"I suppressed any notion of being Asian and just thought of myself as white." Suki Leith was adopted by an American family in the 1960s, she tells the BBC why the Korean government needs to change the laws regarding international adoption.
Even though I study adoption and write about adoption and read countless media and academic articles about adoption; even though I read books and memoirs and watch films by adoptees and adoptive parents; even though my personal social circle is heavily populated with adoptees - domestic, transracial, international, same race - believe it or not, most of the time I do not sit around thinking about adoption losses.
Most days I get up and go to work, take care of the household chores, talk with my kids, take them to their activities, make dinner, take the dog for a walk, do the dishes and laundry, study and read and study and read, hang out with friends, and participate in numerous volunteer or community events. Most days I don't think about what I've lost by being a transnational, transracial adoptee.
But today, I am thinking about those losses. Several hundred adoptees like myself are in Seoul right now, attending the IKAA Gathering, and I am at home. There is both a sadness and a sense of relief of having to be stuck at home studying this August instead of being with many friends and fellow Korean adoptees at the conference.
I've been to the past two IKAA Gatherings and there is no way to adequately express what it feels like to be surrounded by 600+ others who have experienced the same life experience of being adopted out of our country of birth. 600 of us is a small number compared to the 200,000+ in South Korea's 50+ year history of adoption, and I am sure if it did not cost so much to travel to Korea, many more would be there.
It is hard to convey what it feels like to know you don't have to explain why you are who you are - why you look Korean but don't speak the language, why you always have to explain how you fit in your family, and why you sit on the fence between a cultural identity you don't physical match and a racial identity you don't culturally match. Who else knows the frustration of being told constantly through our lives that we should be grateful for not growing up in this country where we are now spending lots of our hard-earned money so we can get a tourist's version, a "Korea 101-lite" and trinkets at the market to put up on our walls than someone else - in fact several hundred others - who have been there and done that.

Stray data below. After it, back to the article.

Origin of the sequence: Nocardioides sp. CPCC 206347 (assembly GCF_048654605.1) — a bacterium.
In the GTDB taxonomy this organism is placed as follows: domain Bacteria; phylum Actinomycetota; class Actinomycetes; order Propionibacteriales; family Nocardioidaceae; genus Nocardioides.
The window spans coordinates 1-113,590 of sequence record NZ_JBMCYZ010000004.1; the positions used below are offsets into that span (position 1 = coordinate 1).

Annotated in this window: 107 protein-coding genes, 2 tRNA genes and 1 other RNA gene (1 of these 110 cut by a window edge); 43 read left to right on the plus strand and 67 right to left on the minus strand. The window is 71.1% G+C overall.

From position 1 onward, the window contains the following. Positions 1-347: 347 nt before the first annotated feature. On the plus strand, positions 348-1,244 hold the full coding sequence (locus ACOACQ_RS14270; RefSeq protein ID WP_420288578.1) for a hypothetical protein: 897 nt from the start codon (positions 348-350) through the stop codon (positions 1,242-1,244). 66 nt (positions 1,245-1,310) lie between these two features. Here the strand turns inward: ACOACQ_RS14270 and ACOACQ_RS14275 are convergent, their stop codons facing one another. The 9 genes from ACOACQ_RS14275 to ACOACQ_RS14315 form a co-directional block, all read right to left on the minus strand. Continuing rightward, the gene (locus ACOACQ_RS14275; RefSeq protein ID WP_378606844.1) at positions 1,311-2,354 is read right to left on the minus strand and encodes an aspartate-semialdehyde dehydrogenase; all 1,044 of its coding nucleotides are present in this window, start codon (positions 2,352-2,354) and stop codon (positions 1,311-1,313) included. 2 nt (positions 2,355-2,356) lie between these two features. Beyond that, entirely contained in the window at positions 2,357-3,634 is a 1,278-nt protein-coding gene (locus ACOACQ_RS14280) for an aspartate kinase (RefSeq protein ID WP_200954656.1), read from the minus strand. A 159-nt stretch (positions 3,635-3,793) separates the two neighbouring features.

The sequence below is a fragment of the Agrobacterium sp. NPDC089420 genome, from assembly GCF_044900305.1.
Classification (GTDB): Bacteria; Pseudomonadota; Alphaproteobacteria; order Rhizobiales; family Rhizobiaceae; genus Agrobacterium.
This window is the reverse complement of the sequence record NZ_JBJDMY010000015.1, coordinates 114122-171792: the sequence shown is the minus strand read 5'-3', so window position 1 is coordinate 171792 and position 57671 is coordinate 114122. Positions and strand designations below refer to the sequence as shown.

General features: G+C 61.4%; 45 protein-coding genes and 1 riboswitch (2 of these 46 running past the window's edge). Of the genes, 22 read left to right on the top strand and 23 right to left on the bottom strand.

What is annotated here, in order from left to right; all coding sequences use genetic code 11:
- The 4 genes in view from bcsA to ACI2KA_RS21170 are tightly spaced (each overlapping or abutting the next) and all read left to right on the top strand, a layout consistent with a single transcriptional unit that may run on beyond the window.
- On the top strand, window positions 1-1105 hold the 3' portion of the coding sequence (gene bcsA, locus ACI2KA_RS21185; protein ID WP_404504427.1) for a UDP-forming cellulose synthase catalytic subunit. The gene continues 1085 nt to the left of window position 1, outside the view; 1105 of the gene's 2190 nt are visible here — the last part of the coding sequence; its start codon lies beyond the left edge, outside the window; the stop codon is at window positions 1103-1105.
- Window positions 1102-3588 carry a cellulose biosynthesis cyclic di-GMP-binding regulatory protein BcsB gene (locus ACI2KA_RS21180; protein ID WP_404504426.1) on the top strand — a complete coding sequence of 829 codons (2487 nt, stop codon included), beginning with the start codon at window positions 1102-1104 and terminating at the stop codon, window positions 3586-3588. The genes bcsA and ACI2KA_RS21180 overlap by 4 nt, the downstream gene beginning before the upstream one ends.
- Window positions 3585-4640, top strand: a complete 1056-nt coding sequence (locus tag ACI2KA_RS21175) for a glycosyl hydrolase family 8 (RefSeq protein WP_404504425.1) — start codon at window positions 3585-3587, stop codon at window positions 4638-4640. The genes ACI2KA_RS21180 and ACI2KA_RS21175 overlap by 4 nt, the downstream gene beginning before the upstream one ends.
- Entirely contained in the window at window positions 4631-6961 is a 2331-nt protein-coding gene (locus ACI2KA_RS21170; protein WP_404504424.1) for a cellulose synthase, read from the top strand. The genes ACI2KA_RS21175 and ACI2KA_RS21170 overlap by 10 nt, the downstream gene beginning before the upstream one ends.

And yet, being in Korea at the IKAA Gatherings sometimes makes me very angry. I get angry that the country that didn't want me and wouldn't provide for me now wants me to come back and put on a happy, smiley face. I get so damn frustrated when I meet adoptees from all ages and backgrounds who share how unprepared their adoptive parents were in dealing with racism, racial identity struggles and understanding adoption losses.
There were times, when I was at past Gatherings, that being with 600+ other adoptees who all experienced this huge loss made me overwhelmingly sad. Looking around and seeing so many others who had lost their Korean families and had been adopted to mostly white European, American or Australian families - how could I not feel sadness, when basically, we were a room full of survivors - a room full of people abandoned, abused, neglected, rejected - who somehow found the means to find each other. It's basically one huge support group.